6 things I did in Edinburgh
I finally, finally got around to experiencing a little more of the UK than London! This year I visited parts of Devon and even Bath which I thoroughly enjoyed. This time, it was Scotland.
Edinburgh really impressed me. It’s just charming at every turn. The architecture, the old and the new, the hills and imposing Edinburgh castle and the Scots. Now there’s a people who really know how to turn the hospitality on! They are all so super friendly and helpful.
1) Ate Haggis
Real Roman cuisine is offal based and I’ve made it my mission to try most of the dishes in the repertoire. But it’s not my thing. Not my thing, at all. But was I going to visit Scotland and not try Haggis? No! This ancient dish is a mix of cow heart and lungs and is cooked with a number of spices and sauces, this local delicacy is usually served with neeps (turnip mash) and tatties (potato mash). Some places will have a “beginners” tasting plate on the menu for those less adventurous like myself on this occasion. The verdict: I wouldn’t order plates and plates of it, but it was actually quite nice. You can find haggis on the menu just about everywhere.2) Had high tea in a library
High Tea is generally an extravagant affair. Add an old library to the mix in the world’s most famous literary city and I dare you to find a more swish and unique thing to do in town! If you’re a high tea or afternoon tea aficionado like myself, this will be the best £30 you’ll spend in Edinburgh. The setting at the Colonnades at the Signet Library is incredible; think floor-to-ceiling book shelves, shiny mirror top tables and the finest linens and crockery. The service is impeccable (my friends have dietary restrictions that were not only taken into account at booking but throughout our dining experience) and the food was divine. On offer are about 6 types of tea (the Signet signature blend and the Darjeeling were my faves) and then come out your two stands – one savoury (inc sandwiches, tarts and pies) and one sweet (with scones and the most delectable selection of sugary creations). 3) Walked The Royal Mile
You can’t miss The Royal Mile. It’s the main pedestrian strip that leads from Edinburgh Castle right through to Holyrood Palace and Park (Queen Elizabeth’s residence when she’s in town!). Cobblestoned and plain gorgeous, this stretch is full of quaint pubs, shops selling shortbread, tartan and cashmere and other local Scottish crafts and goods.4) Got out and visited Glasgow for the day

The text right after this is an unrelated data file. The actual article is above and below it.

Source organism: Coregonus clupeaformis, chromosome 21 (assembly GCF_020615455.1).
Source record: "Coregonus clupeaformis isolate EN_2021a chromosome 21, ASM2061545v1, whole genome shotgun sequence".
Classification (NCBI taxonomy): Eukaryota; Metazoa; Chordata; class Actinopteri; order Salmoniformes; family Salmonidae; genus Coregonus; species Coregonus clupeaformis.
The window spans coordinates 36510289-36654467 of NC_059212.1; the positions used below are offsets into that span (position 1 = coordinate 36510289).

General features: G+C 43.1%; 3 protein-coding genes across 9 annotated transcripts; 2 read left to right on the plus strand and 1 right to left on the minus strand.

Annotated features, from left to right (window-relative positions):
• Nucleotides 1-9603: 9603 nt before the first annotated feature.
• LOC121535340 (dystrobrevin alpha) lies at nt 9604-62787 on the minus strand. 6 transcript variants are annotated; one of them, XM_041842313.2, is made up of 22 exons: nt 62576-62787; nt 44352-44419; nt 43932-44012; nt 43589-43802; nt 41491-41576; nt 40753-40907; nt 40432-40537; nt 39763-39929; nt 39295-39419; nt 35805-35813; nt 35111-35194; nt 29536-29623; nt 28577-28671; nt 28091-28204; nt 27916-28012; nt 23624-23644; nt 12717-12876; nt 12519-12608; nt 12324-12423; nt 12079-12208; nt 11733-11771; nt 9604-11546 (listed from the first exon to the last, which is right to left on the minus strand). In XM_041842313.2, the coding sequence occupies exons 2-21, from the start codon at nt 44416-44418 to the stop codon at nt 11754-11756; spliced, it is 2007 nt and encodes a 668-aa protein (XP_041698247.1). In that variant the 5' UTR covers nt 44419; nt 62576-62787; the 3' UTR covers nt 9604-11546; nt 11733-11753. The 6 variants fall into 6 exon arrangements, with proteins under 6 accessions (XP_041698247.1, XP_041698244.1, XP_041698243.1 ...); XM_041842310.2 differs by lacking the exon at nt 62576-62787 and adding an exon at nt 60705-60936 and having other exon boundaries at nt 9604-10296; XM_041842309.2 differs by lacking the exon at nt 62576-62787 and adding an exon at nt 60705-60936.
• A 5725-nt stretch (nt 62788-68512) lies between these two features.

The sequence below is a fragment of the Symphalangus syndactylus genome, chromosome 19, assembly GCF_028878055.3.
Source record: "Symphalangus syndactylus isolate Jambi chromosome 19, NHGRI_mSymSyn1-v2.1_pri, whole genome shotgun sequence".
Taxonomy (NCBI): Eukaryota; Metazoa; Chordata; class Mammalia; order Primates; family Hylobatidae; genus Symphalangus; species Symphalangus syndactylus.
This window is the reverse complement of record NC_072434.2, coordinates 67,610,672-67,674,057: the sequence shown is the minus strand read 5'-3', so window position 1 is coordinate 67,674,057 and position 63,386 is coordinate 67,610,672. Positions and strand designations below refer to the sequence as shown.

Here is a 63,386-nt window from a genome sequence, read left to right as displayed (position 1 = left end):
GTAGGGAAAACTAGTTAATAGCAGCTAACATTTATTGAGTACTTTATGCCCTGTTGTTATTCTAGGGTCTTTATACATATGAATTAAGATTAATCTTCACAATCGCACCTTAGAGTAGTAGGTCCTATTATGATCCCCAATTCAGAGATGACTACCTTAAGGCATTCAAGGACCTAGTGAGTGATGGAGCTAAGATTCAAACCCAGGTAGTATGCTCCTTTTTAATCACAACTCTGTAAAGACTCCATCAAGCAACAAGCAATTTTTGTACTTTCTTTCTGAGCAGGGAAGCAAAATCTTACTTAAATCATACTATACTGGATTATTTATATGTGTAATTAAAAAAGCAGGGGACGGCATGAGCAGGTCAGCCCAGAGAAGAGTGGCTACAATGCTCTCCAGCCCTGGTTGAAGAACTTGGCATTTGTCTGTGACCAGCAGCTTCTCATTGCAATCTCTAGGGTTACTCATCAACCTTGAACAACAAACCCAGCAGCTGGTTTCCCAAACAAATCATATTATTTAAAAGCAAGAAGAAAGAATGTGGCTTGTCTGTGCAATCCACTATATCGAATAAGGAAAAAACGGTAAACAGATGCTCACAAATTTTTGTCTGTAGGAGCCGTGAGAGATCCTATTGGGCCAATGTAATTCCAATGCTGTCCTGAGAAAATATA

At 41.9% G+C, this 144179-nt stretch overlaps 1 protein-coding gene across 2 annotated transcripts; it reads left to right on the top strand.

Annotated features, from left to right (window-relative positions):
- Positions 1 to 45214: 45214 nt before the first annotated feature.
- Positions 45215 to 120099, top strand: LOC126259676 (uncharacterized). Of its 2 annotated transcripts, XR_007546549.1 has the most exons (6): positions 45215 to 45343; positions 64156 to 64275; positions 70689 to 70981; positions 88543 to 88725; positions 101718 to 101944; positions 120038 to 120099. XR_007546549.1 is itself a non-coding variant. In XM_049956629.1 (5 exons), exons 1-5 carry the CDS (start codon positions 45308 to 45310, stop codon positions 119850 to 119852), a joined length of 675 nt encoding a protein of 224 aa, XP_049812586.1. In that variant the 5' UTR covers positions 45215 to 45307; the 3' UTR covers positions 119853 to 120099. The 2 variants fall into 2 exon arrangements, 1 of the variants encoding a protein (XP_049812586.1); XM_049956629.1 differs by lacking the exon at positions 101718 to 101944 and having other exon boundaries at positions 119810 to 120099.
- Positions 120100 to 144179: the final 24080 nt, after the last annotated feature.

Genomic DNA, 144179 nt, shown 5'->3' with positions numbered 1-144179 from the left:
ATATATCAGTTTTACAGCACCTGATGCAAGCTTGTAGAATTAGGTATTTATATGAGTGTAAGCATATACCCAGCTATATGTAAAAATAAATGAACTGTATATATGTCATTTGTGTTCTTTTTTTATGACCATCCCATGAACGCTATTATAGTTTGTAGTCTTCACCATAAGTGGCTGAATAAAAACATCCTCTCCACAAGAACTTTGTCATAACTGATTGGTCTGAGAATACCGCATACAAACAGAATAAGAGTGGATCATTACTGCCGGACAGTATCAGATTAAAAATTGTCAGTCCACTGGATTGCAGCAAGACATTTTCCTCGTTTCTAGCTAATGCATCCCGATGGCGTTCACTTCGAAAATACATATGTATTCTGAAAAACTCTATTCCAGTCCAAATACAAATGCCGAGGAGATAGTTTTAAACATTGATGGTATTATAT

Now, Glasgow isn’t really what I’d call a pretty city, but Scotland’s biggest city is located an easy 1 hour train ride from Edinburgh so I didn’t want to come all this way and miss it. It’s a great day trip – lunch (the Red Onion was cosy and tasty and cater for a range of dietary requirements from gluten free to vegan), a bit of shopping and little walk around. Check out the main square and cathedral and don’t miss Kelvingrove Art Gallery and Museum – palatial and set among lush green gardens, it’s the kind of architecture and scene you’d imagined of Scotland. 5) Explored the Stockbridge area
Head away from new town and in less than 10 minutes you’ll be transported to the Scotland you came to see. The walk along Dean’s Village along the river to the gentrified and hipster neighbourhood of Stockbridge is just breathtaking. Lush and green, with traditional architecture and buildings, you won’t believe you’re in the city! In Stockbrodge, check out Hector’s for a homely gastro-pub type meal and walk around the ‘hood for coffee roasters, cute pubs, chocolate makers and other independent boutiques.6. Had cocktails in an underground bar hard to find
The new town area is filled with bars of all types – from underground speakeasies to upscale cocktail bars. We checked our Bramble bar and weren’t disappointed. Fire your phone maps or GPS and that will kind of get you there. Well to a clothes alteration shop that is. Take the stairs down and enter a dark space where old books act as cocktail lists. From salted caramel to cayenne pepper to absynthe, these guys have it all and if you don’t find your cocktail on the list, they’ll create one for you.
Where to stay:
I recommend you base yourself in new town as it’s where all the shopping and local nightlife is.
The George Hotel was my pick and I’d go back again and again. All you’d expect from a luxury five star establishment and more. The views from the suites spread out across the bay and they are stylishly appointed (even with neutral tone tartan here and there). Popular with locals too because of its street access, the on-site Burr & Co coffee shop serves up delicious baked goods from sausage rolls to gigantic macaroons, shortbread and a special lemon drizzle cake! The Printing Press Bar & Kitchen serves up local and international cuisine and is fitted out in warm and modern Art Deco style. The pork scratchings and the pork belly were divine! Rooms here start at: £290 high season and £150 in the off season.
Signing off from Trastevere,